I am currently in the architecture analysis and design phase for a project which may very likely involve pure socket, thread and JDBC programming.
In this project, thousands of client devices may periodically send measurement data that has to be stored into a database system. The communication with the client devices would be over TCP/IP sockets.
These sockets would probably be long-lived because the server may have to collect information from the client devices in particular scenarios.
This data has to be decompressed/transformed into a format for storing into the database.
As bulk amounts of data are expected, this solution has to be highly performant and scalable.
I have a few questions here- 1. For each socket opened between the client and server, would it be advisable to dedicate a thread for reading the socket? Is there any limit to the threads and sockets that can be kept open on the server? If yes, it would probably be better to reuse the threads across various open sockets. How long can these sockets be kept alive?
2. Each request's data has to be processed (probably transformed) and inserted into database tables. Is it better to acquire a connection from a connection pool for each thread and insert the data into the database table or would a better architecture be to dedicate a thread for batch insertion of database tables over a single connection and make the receiver threads store data in a queue wherefrom this data would be picked up by this thread and inserted into the database in bulk. Again, how many threads for database interaction are recommended.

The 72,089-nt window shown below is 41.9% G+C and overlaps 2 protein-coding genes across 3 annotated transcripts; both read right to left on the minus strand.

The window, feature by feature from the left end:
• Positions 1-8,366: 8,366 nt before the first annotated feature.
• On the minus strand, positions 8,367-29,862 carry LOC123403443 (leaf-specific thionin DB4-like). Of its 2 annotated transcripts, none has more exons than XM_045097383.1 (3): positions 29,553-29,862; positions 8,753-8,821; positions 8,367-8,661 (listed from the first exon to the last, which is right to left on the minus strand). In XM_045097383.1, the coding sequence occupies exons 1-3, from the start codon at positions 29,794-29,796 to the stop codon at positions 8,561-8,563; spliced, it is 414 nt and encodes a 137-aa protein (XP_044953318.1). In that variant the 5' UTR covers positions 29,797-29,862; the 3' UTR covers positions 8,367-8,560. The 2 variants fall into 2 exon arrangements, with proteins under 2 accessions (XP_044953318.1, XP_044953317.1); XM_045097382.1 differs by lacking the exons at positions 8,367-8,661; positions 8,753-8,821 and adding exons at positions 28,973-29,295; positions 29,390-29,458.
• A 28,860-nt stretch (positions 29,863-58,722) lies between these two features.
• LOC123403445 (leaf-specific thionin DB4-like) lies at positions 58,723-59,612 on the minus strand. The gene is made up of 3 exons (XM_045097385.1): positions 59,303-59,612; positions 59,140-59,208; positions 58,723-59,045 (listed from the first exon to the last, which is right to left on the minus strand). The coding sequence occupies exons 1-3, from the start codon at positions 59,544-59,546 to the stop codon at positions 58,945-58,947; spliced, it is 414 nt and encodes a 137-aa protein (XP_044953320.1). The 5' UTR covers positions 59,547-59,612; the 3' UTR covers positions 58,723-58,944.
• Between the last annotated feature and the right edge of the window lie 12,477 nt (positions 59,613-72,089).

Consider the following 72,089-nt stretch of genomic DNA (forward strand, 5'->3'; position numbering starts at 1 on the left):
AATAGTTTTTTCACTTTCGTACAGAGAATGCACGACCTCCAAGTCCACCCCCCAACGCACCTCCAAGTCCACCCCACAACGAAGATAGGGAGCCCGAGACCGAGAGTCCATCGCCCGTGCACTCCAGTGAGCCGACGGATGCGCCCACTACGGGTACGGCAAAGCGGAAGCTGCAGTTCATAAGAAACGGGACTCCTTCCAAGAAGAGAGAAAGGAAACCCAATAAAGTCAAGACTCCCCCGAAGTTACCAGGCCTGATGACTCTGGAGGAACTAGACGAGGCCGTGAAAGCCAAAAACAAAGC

3. If I need to test this out, what would be the right approach/tools to use?
Also, you may be able to use a more common pattern, like that of a web-service, and instead of having "long" lived connections, have the server return to the client a "session token" that can be used to identify further calls as continuations of the conversation.
2. Connection Pool.
Of course, your server could well be running in a container that provides connection pooling so you'd get that "for free". [ December 14, 2005: Message edited by: Jeff Albrechtsen ]
Here's some code from a web server that does a similar mission in life:
For each inbound request it creates a new runnable handler and runs it on a thread from a pool. This particular pool will grow to as many threads as it needs. You could make one that has a fixed size and queues requests up when too many come in at once. Does that fit the problem?
A good question is never answered. It is not a bolt to be tightened into place but a seed to be planted and to bear more seed toward the hope of greening the landscape of the idea. John Ciardi